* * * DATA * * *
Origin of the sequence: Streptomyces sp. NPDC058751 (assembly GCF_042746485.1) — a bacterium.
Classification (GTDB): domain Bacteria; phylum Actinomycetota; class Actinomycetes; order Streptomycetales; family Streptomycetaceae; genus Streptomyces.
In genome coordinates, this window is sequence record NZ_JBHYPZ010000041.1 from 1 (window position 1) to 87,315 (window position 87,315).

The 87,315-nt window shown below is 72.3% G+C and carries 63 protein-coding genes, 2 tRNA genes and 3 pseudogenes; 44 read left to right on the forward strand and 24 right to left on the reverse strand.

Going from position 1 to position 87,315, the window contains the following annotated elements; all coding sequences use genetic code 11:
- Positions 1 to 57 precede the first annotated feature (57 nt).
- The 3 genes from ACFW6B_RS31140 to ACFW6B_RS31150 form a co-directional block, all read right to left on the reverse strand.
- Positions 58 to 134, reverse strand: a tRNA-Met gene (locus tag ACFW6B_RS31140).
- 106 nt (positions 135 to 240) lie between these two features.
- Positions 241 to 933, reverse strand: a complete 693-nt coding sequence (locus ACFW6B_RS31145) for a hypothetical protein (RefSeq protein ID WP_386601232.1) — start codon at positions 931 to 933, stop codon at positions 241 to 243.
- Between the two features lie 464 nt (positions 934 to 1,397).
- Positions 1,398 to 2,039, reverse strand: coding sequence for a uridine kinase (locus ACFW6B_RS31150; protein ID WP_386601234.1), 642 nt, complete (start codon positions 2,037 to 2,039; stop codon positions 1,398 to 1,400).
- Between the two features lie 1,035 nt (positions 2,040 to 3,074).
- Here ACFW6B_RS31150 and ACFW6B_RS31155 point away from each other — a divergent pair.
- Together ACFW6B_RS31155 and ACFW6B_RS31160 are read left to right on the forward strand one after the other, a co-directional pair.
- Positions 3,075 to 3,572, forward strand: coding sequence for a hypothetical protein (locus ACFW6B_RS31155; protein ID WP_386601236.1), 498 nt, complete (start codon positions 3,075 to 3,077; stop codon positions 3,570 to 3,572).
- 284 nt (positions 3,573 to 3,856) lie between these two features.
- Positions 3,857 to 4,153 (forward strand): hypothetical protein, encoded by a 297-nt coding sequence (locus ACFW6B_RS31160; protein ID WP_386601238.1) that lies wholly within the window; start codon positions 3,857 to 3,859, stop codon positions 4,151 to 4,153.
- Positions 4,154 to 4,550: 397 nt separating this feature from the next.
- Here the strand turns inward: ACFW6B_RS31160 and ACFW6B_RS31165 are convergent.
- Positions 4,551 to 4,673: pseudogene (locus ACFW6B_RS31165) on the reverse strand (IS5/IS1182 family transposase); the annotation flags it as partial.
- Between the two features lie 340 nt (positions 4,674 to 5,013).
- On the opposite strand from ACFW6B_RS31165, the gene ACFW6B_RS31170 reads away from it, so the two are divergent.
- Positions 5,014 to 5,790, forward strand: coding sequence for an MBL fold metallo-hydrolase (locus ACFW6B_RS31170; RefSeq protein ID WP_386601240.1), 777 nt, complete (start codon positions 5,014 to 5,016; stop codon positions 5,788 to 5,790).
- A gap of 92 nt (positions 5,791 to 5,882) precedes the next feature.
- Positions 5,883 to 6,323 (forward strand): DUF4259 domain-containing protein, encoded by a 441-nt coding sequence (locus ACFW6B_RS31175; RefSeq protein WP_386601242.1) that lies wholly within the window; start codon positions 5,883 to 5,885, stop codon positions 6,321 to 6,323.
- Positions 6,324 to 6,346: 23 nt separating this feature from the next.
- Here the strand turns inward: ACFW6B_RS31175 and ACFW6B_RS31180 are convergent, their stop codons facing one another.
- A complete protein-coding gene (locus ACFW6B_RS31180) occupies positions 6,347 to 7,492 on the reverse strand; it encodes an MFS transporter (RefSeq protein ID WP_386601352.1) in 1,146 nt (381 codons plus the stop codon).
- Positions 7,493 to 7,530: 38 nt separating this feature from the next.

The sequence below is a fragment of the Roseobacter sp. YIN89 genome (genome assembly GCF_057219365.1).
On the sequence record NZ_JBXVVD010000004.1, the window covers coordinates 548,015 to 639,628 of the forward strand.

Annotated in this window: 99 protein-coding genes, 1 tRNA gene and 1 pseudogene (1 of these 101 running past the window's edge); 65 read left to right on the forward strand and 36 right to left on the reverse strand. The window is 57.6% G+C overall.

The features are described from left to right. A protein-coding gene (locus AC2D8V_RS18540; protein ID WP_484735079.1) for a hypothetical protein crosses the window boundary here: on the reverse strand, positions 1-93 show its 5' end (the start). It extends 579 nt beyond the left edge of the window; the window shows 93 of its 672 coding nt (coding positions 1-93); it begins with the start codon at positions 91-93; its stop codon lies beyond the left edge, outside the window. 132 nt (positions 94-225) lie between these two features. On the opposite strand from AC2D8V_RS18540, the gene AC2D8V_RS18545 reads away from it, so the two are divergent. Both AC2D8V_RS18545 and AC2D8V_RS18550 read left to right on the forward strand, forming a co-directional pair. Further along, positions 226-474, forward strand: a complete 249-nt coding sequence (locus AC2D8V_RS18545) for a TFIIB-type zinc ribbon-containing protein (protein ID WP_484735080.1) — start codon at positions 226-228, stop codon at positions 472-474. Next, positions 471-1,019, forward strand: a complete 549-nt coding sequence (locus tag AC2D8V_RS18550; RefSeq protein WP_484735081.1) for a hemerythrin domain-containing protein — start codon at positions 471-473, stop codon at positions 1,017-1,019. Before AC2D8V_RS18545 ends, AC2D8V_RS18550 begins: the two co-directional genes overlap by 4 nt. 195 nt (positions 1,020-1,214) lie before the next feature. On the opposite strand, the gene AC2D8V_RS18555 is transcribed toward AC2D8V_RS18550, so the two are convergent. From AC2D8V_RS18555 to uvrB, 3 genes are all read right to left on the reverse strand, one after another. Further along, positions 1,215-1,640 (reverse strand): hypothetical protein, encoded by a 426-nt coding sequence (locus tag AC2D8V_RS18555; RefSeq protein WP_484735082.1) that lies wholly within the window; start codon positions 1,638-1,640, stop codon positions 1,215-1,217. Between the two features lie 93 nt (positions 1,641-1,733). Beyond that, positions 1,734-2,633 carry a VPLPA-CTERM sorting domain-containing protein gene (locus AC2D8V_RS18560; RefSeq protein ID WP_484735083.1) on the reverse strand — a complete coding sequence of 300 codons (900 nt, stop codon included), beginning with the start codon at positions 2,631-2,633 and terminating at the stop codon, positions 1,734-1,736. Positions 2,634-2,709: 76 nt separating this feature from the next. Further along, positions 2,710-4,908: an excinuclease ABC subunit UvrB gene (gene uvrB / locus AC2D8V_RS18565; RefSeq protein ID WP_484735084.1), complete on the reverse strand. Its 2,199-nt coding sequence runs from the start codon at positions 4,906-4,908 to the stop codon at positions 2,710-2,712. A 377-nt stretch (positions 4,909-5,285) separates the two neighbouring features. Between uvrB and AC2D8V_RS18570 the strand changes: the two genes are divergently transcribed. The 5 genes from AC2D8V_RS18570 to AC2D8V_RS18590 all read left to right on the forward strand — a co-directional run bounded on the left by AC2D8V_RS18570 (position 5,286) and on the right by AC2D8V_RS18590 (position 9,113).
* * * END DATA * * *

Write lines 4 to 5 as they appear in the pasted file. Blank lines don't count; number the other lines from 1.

The 87,315-nt window shown below is 72.3% G+C and carries 63 protein-coding genes, 2 tRNA genes and 3 pseudogenes; 44 read left to right on the forward strand and 24 right to left on the reverse strand.

Going from position 1 to position 87,315, the window contains the following annotated elements; all coding sequences use genetic code 11: